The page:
THE grave of the man acquitted of one of the North-East's most notorious murders has been desecrated by vandals.

The family of Lawrence Wood said they were devastated when they heard of the damage to the headstone, which stands in St Mary's Church, in Coxhoe, near Durham City.

His younger brother, Logan, is now offering a £1,000 reward for information leading to the conviction of those responsible.

During the attack, red paint was daubed across the headstone, obliterating Mr Wood's name, while other graves were left untouched.

Yesterday, Logan Wood said: "I found out on Saturday morning when the vicar rang to let me know. I was devastated.

"I went down to see the damage and it was very upsetting. It had been deliberately targeted."

In 1979, Lawrence Wood, a member of a well-known family of travellers, was found not guilty of the murder of his former lover, fairground heiress Miriam Culine, after a sensational trial.

The body of Mrs Culine - dubbed the Candy Floss Queen - had been found in a burnt-out car in allotments in West Cornforth, County Durham, the previous year.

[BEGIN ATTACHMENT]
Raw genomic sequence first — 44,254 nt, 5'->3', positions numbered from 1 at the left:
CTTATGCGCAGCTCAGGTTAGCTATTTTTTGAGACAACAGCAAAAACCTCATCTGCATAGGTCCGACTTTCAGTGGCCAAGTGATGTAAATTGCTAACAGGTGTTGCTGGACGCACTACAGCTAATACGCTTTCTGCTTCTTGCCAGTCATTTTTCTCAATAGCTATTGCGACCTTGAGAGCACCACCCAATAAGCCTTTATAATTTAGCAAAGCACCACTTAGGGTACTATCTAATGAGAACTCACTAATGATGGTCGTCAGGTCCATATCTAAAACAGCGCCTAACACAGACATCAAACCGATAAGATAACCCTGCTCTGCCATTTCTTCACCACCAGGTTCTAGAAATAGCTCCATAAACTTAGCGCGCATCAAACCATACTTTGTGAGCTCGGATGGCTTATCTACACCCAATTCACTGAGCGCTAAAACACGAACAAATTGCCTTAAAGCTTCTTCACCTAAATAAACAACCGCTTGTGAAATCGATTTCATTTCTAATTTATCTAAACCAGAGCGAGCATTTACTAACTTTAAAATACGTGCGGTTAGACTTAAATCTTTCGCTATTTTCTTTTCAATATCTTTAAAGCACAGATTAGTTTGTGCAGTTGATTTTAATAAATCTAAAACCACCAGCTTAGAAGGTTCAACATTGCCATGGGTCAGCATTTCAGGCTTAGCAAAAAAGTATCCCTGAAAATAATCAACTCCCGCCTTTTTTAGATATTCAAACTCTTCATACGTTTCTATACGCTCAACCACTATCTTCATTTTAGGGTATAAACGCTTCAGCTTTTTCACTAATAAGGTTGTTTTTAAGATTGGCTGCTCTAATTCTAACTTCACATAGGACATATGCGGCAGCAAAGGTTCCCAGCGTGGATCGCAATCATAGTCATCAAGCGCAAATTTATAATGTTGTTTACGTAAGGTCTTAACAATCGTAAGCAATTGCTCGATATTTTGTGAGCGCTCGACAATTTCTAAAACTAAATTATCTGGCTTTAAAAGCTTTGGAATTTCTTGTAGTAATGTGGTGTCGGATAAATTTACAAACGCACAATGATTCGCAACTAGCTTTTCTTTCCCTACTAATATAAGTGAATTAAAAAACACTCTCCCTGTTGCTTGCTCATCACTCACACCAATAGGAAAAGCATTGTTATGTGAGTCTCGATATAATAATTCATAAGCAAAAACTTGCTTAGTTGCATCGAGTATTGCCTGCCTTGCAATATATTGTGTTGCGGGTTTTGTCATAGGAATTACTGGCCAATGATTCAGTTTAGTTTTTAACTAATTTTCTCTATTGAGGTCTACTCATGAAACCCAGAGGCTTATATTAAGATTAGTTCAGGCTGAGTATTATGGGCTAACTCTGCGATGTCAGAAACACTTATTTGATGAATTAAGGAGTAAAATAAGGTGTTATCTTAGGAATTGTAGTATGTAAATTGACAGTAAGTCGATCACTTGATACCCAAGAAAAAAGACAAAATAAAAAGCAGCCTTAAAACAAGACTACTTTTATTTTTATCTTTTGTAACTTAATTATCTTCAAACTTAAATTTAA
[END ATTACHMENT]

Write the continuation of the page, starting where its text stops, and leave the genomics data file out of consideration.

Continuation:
Mr Wood, then an out-of-work horse dealer, admitted having had an affair with Mrs Culine, who had worked on the fairground's candy floss stall, but denied her murder and was acquitted by a jury in less than four hours.

Mr Wood went on to became a well-known figure at the annual Yarm Fair, leading his pony behind the civic dignitaries as they toured the town's boundaries for a number of years, until his death in an apparent sui- cide 18 months ago, at the age of 46.

Logan Wood said yesterday that he had no idea who had vandalised his brother's final resting place, but did not think the incident was connected to events during the 1970s.

He added: "What kind of person would do that?

"They must be wrong in the head - they're scum."